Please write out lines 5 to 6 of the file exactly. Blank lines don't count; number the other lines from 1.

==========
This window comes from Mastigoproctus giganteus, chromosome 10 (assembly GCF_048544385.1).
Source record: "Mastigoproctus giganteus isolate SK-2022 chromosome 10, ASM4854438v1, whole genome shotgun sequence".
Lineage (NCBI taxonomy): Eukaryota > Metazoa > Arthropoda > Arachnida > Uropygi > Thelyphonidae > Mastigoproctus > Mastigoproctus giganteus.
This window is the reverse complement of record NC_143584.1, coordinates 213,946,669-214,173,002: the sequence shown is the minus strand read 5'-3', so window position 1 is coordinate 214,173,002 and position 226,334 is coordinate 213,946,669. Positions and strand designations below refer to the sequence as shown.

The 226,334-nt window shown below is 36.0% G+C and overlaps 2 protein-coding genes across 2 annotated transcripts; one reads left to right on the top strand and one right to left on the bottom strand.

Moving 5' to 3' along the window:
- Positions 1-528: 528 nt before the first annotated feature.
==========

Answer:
The 226,334-nt window shown below is 36.0% G+C and overlaps 2 protein-coding genes across 2 annotated transcripts; one reads left to right on the top strand and one right to left on the bottom strand.

Moving 5' to 3' along the window: